Chain Reactions

Strong Yen Makes the U.S. a Low-Cost Country for Toyota

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What do you call it when a foreign company manufactures products in the United States for the U.S. market, and then decides to also start selling those U.S.-made products in overseas markets? I don't think there is a term for yet not yet, anyway because there aren't that many companies doing it. But Toyota, which has added plenty of lean manufacturing terms to the manufacturing lexicology, could be on the verge of inspiring another buzzword, thanks to its new philosophy of exporting some U.S.-made cars to foreign markets. Maybe we can call it "foreignshoring" as a hybrid of "foreign" and "inshoring" ("foreignshoring," by the way, is a term which does not currently exist, according to Google, so I'll take credit for coining it before somebody else beats me to it).

If an American company did what Toyota is doing, it'd be called offshoring, since Toyota is sending manufacturing work that could be done in Japan overseas to another country (in this case, the U.S.). But it gets even better: Toyota is shipping cars from the U.S. facilities to other countries, in some cases countries that are in Japan's backyard, because the U.S. is perceived as a low-cost (or to be more precise, a lower-cost) country than Japan. Yes, you read that right: Because of the strong yen, it's more economical for Japan to have cars made in the U.S., and then shipped to places like South Korea, than to have them manufactured in Toyota's Japanese plants.

"We are looking for the opportunity for any North American product to be exported," explains Yoshimi Inaba, president and COO of Toyota Motor North America, according to a recent Reuters report. "This is just the beginning of a new era of North America being a source of supply to many other parts of the world."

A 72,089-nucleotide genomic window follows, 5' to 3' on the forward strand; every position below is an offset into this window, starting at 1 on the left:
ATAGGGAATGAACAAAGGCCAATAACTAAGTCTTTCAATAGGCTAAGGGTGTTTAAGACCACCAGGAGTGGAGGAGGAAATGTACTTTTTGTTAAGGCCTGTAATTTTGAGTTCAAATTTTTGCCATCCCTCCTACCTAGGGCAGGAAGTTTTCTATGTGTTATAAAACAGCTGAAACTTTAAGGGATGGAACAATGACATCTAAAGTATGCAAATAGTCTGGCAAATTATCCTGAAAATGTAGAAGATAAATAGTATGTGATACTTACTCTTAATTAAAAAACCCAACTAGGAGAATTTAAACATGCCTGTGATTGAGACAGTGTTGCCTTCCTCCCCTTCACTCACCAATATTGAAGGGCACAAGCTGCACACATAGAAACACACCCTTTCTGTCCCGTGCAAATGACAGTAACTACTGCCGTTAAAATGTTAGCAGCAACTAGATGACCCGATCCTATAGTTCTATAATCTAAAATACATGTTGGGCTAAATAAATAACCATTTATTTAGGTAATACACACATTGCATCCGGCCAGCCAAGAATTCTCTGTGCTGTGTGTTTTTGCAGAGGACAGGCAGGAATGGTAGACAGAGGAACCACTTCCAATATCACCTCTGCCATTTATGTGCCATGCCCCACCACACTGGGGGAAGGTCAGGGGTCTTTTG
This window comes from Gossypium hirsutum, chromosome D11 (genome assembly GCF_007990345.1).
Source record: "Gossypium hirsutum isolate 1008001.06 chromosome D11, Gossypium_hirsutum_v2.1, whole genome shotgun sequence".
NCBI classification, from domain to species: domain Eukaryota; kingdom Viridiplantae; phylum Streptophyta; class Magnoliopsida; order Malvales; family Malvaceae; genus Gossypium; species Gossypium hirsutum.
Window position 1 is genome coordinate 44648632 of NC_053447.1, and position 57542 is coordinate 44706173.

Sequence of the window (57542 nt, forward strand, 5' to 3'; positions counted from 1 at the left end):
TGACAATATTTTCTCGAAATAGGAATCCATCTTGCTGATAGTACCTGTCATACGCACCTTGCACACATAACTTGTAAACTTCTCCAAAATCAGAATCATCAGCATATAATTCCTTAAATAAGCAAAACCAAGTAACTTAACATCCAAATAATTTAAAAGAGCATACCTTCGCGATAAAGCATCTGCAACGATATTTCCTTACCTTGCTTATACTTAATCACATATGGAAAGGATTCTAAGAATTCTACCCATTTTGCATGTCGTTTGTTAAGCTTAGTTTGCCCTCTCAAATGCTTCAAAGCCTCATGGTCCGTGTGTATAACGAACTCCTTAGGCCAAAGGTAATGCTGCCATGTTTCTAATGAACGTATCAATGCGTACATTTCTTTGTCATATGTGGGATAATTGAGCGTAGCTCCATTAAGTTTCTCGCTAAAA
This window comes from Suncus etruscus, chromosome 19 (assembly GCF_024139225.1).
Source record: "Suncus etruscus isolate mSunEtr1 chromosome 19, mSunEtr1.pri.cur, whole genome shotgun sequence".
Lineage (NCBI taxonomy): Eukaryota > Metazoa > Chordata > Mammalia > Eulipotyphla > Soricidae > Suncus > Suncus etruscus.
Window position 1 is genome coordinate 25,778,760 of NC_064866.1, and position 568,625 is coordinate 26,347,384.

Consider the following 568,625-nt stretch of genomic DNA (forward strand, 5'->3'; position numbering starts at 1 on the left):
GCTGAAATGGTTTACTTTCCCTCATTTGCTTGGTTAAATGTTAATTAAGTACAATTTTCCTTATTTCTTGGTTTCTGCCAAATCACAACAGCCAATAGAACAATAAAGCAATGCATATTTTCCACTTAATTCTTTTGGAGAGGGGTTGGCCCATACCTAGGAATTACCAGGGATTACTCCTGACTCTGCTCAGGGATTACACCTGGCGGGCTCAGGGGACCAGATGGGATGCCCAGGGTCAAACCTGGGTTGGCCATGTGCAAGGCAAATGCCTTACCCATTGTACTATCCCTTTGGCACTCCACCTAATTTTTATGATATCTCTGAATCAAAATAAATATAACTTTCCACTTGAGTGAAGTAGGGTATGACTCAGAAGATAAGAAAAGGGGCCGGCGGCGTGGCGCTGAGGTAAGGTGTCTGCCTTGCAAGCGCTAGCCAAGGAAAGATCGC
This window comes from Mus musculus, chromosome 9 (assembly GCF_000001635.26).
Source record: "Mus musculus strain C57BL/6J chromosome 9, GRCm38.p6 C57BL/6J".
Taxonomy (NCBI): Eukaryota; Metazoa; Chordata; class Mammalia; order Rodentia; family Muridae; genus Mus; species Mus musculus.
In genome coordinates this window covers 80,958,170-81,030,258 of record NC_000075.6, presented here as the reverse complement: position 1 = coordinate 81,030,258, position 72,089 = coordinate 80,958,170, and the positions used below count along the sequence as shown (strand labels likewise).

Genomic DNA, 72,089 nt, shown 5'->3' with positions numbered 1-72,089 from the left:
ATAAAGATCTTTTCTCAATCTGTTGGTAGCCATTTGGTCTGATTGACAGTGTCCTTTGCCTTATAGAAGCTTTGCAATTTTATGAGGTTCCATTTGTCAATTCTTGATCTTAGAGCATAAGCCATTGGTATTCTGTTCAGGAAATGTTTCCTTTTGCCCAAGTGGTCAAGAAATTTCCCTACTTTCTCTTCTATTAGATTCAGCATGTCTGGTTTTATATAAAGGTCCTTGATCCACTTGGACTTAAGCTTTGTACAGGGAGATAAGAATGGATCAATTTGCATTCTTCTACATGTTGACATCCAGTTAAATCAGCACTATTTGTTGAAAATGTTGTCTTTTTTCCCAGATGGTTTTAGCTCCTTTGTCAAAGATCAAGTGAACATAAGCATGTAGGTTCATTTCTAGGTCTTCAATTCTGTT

Think about that: While U.S. companies, in some cases entire industries, offshore their production to such places as China and Latin America to take advantage of cheap labor, Toyota is doing the exact same thing but bringing that work to the United States. During this election year, it'll be fascinating to see how Toyota's new strategy plays with U.S. politicians, particularly those who traditionally champion Big Three automakers while denigrating foreign automakers who have plants in the U.S. Could this be part of Toyota's plan of rehabilitating its image in the United States and shifting the conversation away from those millions of recalls over the past several years?

Certainly, if Toyota's foreignshoring of cars from the United States to other countries leads in the hiring of more U.S. autoworkers to build those cars, it would start an entirely new conversation... and maybe, a new trend that other Japanese automakers might want to follow.

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